This week's book giveaway is in the Design forum.
We're giving away four copies of Design for the Mind and have Victor S. Yocco on-line!
See this thread for details.
Win a copy of Design for the Mind this week in the Design forum!
  • Post Reply
  • Bookmark Topic Watch Topic
  • New Topic

Array initialization

 
Brian Pianczk
Ranch Hand
Posts: 45
  • Mark post as helpful
  • send pies
  • Quote
  • Report post to moderator
Hi all, not sure if this is the correct place for this question, but here goes.

I am trying to scan a binary string into an array, and then display that number back, but my problem is if I start with a 0 or multiple 0s it wont display the 0/s.


If i enter 01010101 it wont display that first 0, but if i enter 10101010 it is fine, any suggestions?

Thanks for the help.

[Edited : Added code tag around source]
 
Ernest Friedman-Hill
author and iconoclast
Marshal
Pie
Posts: 24208
35
Chrome Eclipse IDE Mac OS X
  • Mark post as helpful
  • send pies
  • Quote
  • Report post to moderator
Hi Brian,

Don't read it as a number using nextInt(); read the whole thing as a String using nextLine() .
 
Brian Pianczk
Ranch Hand
Posts: 45
  • Mark post as helpful
  • send pies
  • Quote
  • Report post to moderator
Thanks for the quick response. Is there a reason nextInt(); wont work?

Brian

Edit: Just tried nextLine(); and get an error type missmatch, cannot convert from string to int.

not sure how a nextLine would initialize each index of the array?
 
Henry Wong
author
Marshal
Pie
Posts: 20999
76
C++ Chrome Eclipse IDE Firefox Browser Java jQuery Linux VI Editor Windows
  • Mark post as helpful
  • send pies
  • Quote
  • Report post to moderator

The problem is... there is no formatting data in an int. It doesn't have any concept of leading zeros, etc. So, when you print out the int, you have to add the format back, which includes adding any leading zeros.

Henry
 
Henry Wong
author
Marshal
Pie
Posts: 20999
76
C++ Chrome Eclipse IDE Firefox Browser Java jQuery Linux VI Editor Windows
  • Mark post as helpful
  • send pies
  • Quote
  • Report post to moderator
Just tried nextLine(); and get an error type missmatch, cannot convert from string to int.


I think the suggestion was to use a string instead of an int. This way, the formatting is retained, and you can print out the leading zeros. If you convert the string to an int, then you are back to your original problem, you lost any formatting data.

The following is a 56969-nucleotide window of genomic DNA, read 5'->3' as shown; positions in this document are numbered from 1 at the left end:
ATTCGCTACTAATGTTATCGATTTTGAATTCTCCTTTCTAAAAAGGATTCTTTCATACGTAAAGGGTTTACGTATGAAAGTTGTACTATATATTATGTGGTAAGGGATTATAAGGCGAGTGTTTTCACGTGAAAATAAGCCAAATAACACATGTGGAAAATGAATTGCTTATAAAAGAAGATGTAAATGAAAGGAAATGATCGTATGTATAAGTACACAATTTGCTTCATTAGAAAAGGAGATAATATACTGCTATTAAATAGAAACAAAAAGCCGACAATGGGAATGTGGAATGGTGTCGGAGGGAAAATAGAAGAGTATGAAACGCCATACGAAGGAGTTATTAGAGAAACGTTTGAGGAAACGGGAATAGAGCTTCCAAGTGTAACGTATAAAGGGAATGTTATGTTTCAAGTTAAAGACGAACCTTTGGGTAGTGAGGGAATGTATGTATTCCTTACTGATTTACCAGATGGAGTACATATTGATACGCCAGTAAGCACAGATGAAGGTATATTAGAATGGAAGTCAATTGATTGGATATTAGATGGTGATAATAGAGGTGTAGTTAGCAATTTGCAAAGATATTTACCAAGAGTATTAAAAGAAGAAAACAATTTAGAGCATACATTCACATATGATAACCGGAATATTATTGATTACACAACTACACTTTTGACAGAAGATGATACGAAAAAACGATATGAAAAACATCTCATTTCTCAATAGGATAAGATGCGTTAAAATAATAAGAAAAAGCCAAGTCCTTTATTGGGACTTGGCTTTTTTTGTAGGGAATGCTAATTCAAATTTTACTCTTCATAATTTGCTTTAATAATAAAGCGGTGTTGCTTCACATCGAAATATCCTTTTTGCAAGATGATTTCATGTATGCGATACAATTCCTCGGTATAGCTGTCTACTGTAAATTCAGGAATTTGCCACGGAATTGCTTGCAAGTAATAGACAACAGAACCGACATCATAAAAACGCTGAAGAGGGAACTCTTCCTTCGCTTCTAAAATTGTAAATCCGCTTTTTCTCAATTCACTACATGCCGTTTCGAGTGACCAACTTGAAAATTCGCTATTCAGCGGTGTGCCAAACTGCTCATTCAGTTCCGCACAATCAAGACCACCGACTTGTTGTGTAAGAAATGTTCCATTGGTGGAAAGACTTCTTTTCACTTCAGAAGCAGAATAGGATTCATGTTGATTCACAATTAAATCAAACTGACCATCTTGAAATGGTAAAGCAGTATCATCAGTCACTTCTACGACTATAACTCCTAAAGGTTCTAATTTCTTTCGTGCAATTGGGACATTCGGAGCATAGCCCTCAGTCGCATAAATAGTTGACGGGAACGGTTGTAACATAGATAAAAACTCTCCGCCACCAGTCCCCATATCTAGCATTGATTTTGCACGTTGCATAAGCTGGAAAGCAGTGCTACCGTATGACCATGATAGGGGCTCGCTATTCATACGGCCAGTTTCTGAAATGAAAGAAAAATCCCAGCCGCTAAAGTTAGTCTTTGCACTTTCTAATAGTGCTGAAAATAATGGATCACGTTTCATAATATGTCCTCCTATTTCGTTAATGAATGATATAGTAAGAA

Henry
 
Henry Wong
author
Marshal
Pie
Posts: 20999
76
C++ Chrome Eclipse IDE Firefox Browser Java jQuery Linux VI Editor Windows
  • Mark post as helpful
  • send pies
  • Quote
  • Report post to moderator
And BTW, you do know that in your example, your radix is 10 right? So, when 10101010 is read as an int, it is stored as 10 million, one hundred and one thousand, and ten ? And not stored as 170 (decimal equiv, I think) ?

Henry
 
Brian Pianczk
Ranch Hand
Posts: 45
  • Mark post as helpful
  • send pies
  • Quote
  • Report post to moderator
Yes I know the number as an int is 10million plus. I don't want the number as an int I want each individual 1 or 0 to be an index of the array. I guess maybe my issue is initialing the array with the user input, maybe there is a better way?

I see what you are saying Henry, so when I use my code the first a[i] is = to the number I type in. , and doesnt actually index each individual number as a 0 or 1. now How do I overcome that issue?


That is a method for displaying an or of two binary numbers.(at least i think) I am trying to read in two binary numbers each 1 byte long, and then use that method to output their or.

Brian

edit: OK I got the initialization to work if I prompt the user to add a space, using nextInt(); so 0 1 0 1 1 1 1 1 will display as that when returned. A little bit unorthodox for the user, but I cant come up with a better solution atm.


so much to learn!
 
Campbell Ritchie
Sheriff
Posts: 48652
56
  • Mark post as helpful
  • send pies
  • Quote
  • Report post to moderator
Having come late to the discussion, I am a bit behind things, but your last method won't work.
You are creating a new array, then iterating through it, then returning a number, which will be the last number in the array.
A new int[] array is filled with 0s by default, so that method will always return a 0.

Go through the Integer class, and you find methods which will return their binary/octal/hexadecimal representation, but always without leading 0s.
 
Brian Pianczk
Ranch Hand
Posts: 45
  • Mark post as helpful
  • send pies
  • Quote
  • Report post to moderator
Thanks all for the wonderful help. After much thought I figured I wouldnt be able to use an int array to do what i needed to do. At least not with my current knowledge of Java, or any programming language atm.

I have changed to this current code and for the or method it is working.



The converting to and from char to string then back again seems a bit cumbersome, but until I can figure out a better way this works.

I still have one issue, and that is being able to tell if a 1 or 0 is being used exclusively from the user. I am on to that bit now.

Again thanks all

Brian
 
  • Post Reply
  • Bookmark Topic Watch Topic
  • New Topic